The Islamic State group on Tuesday claimed responsibility for an attack on an Army base in western Niger on January 9 that killed more than 80 soldiers, affirmed the monitoring group SITE .
"Clashes took place, lasting for several hours, with light, medium, and heavy weapons, which led to killing 100 elements and wounding others," according to a message by the Islamic State's West Africa Province (ISWAP) translated by SITE.
"The mujahideen then returned to their positions," it said.
Niger on Sunday said 89 of its troops and 77 assailants died in the raid on the base at Chinegodar, a military station near the Malian frontier.
It was the biggest one-day loss in the history of Niger, an impoverished country in the heart of the Sahel area which is struggling with a mounting Islamist insurgency.
According to UN figures, jihadist attacks in Burkina, Mali and Niger last year left 4,000 dead.
The attack on Chinegodar was carried by highly mobile assailants who arrived in vehicles and on motorbikes.
It occurred in the same region, Tillaberi, where 71 soldiers were killed last month. The IS also claimed responsibility for that attack.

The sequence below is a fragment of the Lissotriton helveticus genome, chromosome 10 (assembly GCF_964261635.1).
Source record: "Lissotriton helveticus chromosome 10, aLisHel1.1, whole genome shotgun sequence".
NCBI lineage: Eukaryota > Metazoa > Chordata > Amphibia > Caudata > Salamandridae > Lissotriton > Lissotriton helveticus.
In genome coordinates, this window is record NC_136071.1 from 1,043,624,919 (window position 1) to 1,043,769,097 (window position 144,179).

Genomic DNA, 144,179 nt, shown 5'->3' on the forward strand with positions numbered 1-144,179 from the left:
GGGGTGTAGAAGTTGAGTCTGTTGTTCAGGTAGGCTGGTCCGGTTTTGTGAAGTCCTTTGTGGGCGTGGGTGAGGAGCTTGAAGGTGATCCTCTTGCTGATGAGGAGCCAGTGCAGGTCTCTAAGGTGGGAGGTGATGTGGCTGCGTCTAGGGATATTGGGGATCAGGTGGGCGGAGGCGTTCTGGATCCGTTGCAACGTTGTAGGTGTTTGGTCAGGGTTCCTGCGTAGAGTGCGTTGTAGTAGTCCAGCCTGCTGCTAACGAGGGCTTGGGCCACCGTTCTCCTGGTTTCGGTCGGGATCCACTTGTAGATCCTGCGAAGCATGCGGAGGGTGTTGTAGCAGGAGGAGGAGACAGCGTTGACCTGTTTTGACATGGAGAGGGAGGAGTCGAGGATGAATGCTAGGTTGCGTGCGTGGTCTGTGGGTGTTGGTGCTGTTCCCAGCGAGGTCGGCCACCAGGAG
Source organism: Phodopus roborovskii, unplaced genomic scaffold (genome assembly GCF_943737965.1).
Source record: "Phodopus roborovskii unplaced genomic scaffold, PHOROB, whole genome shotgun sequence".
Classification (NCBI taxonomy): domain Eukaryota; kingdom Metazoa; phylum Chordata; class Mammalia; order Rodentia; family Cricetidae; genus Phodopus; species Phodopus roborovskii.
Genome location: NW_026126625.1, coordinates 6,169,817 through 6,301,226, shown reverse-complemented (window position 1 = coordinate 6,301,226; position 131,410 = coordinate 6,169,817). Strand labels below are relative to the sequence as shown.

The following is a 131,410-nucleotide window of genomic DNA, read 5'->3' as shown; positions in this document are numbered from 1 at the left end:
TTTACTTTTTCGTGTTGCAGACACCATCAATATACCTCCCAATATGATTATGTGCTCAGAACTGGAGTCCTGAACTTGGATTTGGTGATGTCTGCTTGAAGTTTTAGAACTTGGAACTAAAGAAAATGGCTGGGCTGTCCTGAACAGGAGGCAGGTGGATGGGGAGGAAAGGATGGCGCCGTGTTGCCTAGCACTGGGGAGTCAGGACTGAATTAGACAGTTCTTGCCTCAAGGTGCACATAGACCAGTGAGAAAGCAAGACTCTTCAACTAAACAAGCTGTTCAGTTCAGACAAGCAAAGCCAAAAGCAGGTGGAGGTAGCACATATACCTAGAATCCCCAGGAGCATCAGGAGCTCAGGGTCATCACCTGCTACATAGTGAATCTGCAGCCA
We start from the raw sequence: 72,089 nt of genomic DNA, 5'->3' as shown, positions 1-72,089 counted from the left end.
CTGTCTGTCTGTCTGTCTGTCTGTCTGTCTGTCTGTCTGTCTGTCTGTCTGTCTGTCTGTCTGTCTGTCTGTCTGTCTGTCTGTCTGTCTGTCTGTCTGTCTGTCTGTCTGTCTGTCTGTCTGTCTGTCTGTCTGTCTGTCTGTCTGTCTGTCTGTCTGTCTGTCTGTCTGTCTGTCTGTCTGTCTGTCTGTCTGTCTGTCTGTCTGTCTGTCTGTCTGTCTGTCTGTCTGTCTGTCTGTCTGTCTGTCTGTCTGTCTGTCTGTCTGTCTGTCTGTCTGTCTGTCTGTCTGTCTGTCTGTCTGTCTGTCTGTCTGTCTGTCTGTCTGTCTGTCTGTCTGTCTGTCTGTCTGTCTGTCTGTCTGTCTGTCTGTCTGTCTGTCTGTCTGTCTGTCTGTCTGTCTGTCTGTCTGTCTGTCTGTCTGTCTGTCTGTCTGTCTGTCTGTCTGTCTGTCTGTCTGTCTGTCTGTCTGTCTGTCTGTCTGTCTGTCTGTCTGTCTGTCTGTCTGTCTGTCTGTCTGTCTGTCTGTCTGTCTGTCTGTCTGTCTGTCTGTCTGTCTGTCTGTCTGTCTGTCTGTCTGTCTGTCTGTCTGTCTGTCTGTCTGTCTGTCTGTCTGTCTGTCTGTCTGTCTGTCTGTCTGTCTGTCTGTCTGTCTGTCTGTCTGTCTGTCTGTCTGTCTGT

Niger declared three days of national mourning after the losses and carried out a top-rank military reshuffle, replacing the chief of the Armed Forces and the head of the Army.
On Monday, France and five partners in the Sahel – Burkina Faso, Chad, Mali and Mauritania as well as Niger – vowed to step up their efforts against the revolt.
France has a 4,500 military mission in the Sahel, to which 220 more soldiers will be sent to help train local forces, President Emmanuel Macron announced.
"The new element is the recognition that the situation is not good and that the strategy pursued so far is not working well," said Jean-Herve Jezequel, in charge of the Sahel at the International Crisis Group, speaking of Monday's summit organised by Macron with Sahel leaders in southern France.
President Macron has explicitly expressed concern about the United States' reaction, due to a possible significant reduction in troop numbers. "I hope to convince [US President Donald] Trump that the fight against terrorism is playing out in this region as well," he said.